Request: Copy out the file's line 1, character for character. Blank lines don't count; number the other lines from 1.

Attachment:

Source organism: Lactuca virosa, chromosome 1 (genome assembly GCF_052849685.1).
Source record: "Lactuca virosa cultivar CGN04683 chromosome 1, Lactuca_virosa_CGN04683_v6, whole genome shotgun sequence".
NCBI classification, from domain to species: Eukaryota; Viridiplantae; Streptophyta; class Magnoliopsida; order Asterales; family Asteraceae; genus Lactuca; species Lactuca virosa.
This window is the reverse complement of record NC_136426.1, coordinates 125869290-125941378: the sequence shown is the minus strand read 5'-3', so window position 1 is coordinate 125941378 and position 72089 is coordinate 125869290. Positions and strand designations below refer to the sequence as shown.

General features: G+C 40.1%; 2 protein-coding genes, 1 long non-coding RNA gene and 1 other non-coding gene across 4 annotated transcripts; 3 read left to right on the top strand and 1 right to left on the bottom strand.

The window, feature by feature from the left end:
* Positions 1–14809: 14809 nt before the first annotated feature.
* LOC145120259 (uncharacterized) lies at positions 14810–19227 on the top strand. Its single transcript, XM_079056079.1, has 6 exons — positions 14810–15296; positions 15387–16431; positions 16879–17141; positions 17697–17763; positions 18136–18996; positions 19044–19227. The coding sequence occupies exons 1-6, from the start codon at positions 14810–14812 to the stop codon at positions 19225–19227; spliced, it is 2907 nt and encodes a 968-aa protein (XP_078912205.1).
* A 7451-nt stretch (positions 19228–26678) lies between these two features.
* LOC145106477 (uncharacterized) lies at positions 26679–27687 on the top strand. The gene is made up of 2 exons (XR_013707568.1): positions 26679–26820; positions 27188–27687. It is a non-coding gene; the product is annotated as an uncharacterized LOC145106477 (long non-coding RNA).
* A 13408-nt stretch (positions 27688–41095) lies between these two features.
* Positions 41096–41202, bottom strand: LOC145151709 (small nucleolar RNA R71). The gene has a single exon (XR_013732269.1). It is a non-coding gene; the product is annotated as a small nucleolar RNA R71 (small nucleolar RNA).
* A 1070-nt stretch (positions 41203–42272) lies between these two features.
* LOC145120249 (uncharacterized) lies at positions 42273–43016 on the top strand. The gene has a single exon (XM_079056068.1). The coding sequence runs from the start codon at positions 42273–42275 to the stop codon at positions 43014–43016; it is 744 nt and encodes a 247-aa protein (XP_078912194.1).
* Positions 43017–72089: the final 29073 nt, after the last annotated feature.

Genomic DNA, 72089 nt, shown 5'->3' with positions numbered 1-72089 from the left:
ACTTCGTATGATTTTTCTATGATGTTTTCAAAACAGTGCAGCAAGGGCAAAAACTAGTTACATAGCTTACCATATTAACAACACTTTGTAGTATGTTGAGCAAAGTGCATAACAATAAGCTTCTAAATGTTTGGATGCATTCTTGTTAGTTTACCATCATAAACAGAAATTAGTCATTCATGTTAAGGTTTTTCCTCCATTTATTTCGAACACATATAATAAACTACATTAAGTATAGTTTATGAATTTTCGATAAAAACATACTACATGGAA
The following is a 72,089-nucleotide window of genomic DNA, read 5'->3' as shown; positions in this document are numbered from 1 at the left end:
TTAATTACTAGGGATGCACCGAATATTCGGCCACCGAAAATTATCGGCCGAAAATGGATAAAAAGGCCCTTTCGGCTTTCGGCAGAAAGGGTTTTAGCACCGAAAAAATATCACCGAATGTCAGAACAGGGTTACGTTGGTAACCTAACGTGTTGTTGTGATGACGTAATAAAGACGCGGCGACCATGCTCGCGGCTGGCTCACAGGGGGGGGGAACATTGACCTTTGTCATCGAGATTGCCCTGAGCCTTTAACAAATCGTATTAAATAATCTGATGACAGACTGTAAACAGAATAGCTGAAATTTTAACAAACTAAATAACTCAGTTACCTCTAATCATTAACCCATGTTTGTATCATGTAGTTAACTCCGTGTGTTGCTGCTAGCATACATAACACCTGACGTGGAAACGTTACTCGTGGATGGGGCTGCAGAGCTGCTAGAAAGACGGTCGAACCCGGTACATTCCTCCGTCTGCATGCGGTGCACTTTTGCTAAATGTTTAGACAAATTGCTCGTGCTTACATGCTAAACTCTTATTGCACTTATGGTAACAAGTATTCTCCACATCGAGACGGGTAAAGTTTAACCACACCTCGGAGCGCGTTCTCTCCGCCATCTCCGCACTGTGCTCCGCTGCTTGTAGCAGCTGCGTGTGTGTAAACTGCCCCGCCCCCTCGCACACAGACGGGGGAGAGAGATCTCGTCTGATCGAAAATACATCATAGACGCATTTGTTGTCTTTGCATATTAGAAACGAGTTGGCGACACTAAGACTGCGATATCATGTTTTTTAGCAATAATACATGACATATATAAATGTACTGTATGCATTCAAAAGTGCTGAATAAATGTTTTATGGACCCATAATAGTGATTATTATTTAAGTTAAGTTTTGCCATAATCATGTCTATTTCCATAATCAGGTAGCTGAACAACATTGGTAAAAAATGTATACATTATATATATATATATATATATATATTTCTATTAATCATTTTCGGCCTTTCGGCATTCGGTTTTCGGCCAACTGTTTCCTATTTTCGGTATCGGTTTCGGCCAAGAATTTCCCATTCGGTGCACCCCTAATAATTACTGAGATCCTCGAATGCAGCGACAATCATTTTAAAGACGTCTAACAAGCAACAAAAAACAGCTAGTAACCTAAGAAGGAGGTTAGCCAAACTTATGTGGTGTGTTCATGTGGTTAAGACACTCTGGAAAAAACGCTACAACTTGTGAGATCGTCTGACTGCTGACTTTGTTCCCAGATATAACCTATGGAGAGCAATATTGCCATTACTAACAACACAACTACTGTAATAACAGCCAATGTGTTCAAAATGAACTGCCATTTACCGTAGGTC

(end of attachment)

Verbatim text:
Source organism: Lactuca virosa, chromosome 1 (genome assembly GCF_052849685.1).